Thursday night I hung out with filmmaker, Rory Kennedy, Nicholas Kristof, NY Times columnist and Pulitzer Prize winner for his writing about Darfur, actor and global activist, Tim Robbins, and the first inspector general off the Department of Homeland Security, Clark Kent Earvin.
They spoke in Hartford on the Connecticut Forum’s panel discussion, Saving the World. I wrote about the CT Forum before. We bring into town various people for on-stage discussions about things that matter–social justice issues, security, culture wars, comedy, literature, etc. As a member of the advisory board, the Forum often asks me to serve as a valet for guests. On Thursday they gave me Tim Robbins to look after.
The best part is that I get to hang out with these fascinating folks for five hours as we walk them through the press conference, cocktail party, dinner, and the main event. In the limo and while we are waiting, we talk. On Thursday the behind the scenes conversations ranged from form President Jimmy Carter’s legacy (eradicating River Eye Blindness) to the death of Anna Nicole Simpson (Tim Robbins worked with her on a film and confirmed that she really liked chocolate.)
Of all the people I met on Thursday, I enjoyed my conversation with Clark Ervin the most. A passionate Republican, he served in both President Bush’s administrations. A long time friend of George W. Bush, he headed the then newly formed Department of Homeland Security shortly after 911. He has since moved to the Aspen Institute and has become a vocal critic of homeland security.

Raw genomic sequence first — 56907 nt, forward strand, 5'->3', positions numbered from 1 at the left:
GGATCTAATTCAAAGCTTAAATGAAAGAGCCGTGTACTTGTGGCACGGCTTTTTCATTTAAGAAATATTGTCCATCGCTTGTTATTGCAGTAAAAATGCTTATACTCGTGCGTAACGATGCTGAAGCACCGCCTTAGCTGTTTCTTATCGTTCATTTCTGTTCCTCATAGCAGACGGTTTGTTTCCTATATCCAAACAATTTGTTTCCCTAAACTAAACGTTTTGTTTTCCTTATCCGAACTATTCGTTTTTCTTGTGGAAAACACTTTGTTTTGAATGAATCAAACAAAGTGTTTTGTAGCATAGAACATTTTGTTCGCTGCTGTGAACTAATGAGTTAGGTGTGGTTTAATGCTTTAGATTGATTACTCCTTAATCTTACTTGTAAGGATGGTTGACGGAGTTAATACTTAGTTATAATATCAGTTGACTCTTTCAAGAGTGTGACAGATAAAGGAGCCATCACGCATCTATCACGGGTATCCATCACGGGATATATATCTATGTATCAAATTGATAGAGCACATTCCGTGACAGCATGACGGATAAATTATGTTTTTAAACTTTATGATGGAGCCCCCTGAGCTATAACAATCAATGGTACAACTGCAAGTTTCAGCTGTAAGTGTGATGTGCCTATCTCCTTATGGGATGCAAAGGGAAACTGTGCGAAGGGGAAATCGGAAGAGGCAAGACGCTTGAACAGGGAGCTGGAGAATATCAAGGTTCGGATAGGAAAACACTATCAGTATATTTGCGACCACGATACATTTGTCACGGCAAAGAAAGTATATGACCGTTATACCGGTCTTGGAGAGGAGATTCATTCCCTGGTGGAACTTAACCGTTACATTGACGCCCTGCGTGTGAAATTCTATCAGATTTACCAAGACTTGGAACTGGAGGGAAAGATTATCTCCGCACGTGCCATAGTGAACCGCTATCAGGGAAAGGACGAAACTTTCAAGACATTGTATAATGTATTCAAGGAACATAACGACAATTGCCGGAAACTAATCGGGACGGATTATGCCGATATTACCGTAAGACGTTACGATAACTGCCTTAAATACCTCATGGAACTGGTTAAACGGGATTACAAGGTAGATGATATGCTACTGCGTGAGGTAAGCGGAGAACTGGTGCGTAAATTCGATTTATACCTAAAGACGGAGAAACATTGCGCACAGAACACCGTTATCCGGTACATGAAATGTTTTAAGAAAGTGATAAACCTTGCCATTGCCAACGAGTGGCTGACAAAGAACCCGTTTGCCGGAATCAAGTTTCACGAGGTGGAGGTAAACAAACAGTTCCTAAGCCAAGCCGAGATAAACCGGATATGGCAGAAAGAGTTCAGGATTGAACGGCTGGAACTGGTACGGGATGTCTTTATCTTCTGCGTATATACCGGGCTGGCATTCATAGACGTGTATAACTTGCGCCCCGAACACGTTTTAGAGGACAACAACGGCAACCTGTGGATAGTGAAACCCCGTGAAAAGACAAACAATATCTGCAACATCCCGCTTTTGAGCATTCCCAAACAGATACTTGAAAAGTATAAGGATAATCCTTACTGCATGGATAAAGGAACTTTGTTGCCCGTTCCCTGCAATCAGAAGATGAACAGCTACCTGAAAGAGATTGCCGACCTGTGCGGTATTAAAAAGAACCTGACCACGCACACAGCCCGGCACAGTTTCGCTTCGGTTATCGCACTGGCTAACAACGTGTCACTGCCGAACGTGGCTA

A fellow Quaker asked me to ask Ervin why he is still a Republican. He explained that he believes in the traditional tenets of the Party–low taxes, a small central government and a robust foreign policy that will use military force when necessary but also relies on political and diplomatic methods. As a Republican, he wants to work within the party to voice the beliefs of the silent majority. He states that the two party political system encourages the extreme voices while the majority of people in both parties, who share many values with each other, get silenced.
I said that it sounds like he is somewhat of an outsider among his own people and how that must feel difficult at times. I shared that as a gay Christian, I feel I do something similar in trying to reclaim the name Christian from a movement that has taken it for un-Christian purposes and goals. Much of the church has lost sight of the original spirit in the life and message of Jesus. He told me how he cannot see how someone can use the words of Jesus and the Bible to oppose gays. This is not what Jesus was about.
We have since corresponded via e-mail, and I hope to continue a dialog about war, security, but particularly the role of the outsider who still choses to remain inside the system with the hope of rescuing the movement.